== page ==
Repentance, Human and Divine
Jonah 3:10
And God saw their works, that they turned from their evil way; and God repented of the evil, that he had said that he would do to them…

Jonah's prediction, we say, was not fulfilled. But was it not, in a very true sense? The city was not overthrown in one sense, but it was in another. A moral revolution took place, but it was a revolution. Nineveh was overthrown by the preaching of Jonah, as long afterwards the world was said to be turned upside down by that of the apostles. This, of course, was not what Jonah had in mind. It was not that the city was destroyed, in Jonah's sense. The inhabitants repented, and by so doing occasioned God Himself to repent of His purpose in relation to them. There is, then, such a thing as repentance, not only on the part of human beings, but also on that of the Divine Being.


1. It was a sincere repentance. "God saw their works, that they turned from their evil way." This settles the matter. It was impossible for them to deceive God. There is in our fallen nature a tendency to the hateful sin of hypocrisy, and there are two kinds of hypocrisy — the hypocrisy which affects holiness; and the hypocrisy which affects penitence. The latter is the more artful, as it is the more heinous.

2. It was occasioned by their faith ill God. "The people of Nineveh believed in God." Faith in God is certain to produce repentance. A man cannot repent without repenting of his unbelief in God, and in God's Son.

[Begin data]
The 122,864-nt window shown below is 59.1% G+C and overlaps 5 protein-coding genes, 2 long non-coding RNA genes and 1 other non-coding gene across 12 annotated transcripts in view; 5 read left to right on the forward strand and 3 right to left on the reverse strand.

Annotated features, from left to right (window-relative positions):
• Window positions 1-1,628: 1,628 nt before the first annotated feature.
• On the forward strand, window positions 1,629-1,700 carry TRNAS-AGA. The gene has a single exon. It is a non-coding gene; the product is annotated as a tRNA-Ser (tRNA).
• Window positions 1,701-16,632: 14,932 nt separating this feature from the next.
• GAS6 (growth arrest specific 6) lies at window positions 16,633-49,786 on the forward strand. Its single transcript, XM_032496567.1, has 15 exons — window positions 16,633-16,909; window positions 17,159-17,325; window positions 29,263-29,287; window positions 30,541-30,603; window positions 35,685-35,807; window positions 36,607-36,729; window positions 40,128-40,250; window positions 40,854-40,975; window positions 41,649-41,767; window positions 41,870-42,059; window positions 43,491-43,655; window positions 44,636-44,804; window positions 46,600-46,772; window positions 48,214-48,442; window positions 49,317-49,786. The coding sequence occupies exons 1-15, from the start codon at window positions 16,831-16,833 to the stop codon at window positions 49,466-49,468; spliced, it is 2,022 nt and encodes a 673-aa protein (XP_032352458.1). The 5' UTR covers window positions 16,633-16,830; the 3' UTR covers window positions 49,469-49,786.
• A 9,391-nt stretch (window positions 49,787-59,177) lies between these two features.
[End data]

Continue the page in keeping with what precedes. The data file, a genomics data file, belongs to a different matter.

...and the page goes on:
3. It was universal. They seem to have turned every one from his evil way. It is probable that the case of Nineveh is unique in this respect. It was an earnest of the universal repentance of mankind.

4. It was exceedingly prompt. There was a necessity for promptitude, seeing that a time-limit had been fixed. Delay in such a case meant destruction.

5. It originated at the summit of society, and spread downwards to its base. But the repentance of the Ninevites, sincere and effectual as it was, did not prevent their descendants from doing all manner of evil, and incurring the destruction of their city.

II. REPENTANCE AS ASCRIBED TO GOD. There is a doctrinal difficulty here. Some passages of Scripture attribute repentance to the Most High, and some other passages deny that He ever does repent. Truth may sometimes be formulated most conveniently by a paradox. God may be said to be, "unchangeably changeable." Illustrate from the thermometer or from the tides. As often as a change bakes place in a human being from loyalty to disloyalty, or vice versa, a corresponding change in God occurs in relation to that person. This change takes place in the Most High, not because He is changeable, but because He is unchangeable. See Jeremiah 18:7-10. That gives the changeless principle of God's government, and it explains all the changes in His attitude towards nations and persons. God has Often changed in the manner thus described, and that for the simple and sufficient reason that He is unchangeable. If there is one who knows only too well that he is regarded by the Supreme Being with deserved displeasure, let such an one know that a change on his part towards God will result in a corresponding change on God's part towards himself.

(Samuel Clift Burn.)

Parallel Verses
KJV: And God saw their works, that they turned from their evil way; and God repented of the evil, that he had said that he would do unto them; and he did it not.

WEB: God saw their works, that they turned from their evil way. God relented of the disaster which he said he would do to them, and he didn't do it.

Repentance Applied to God
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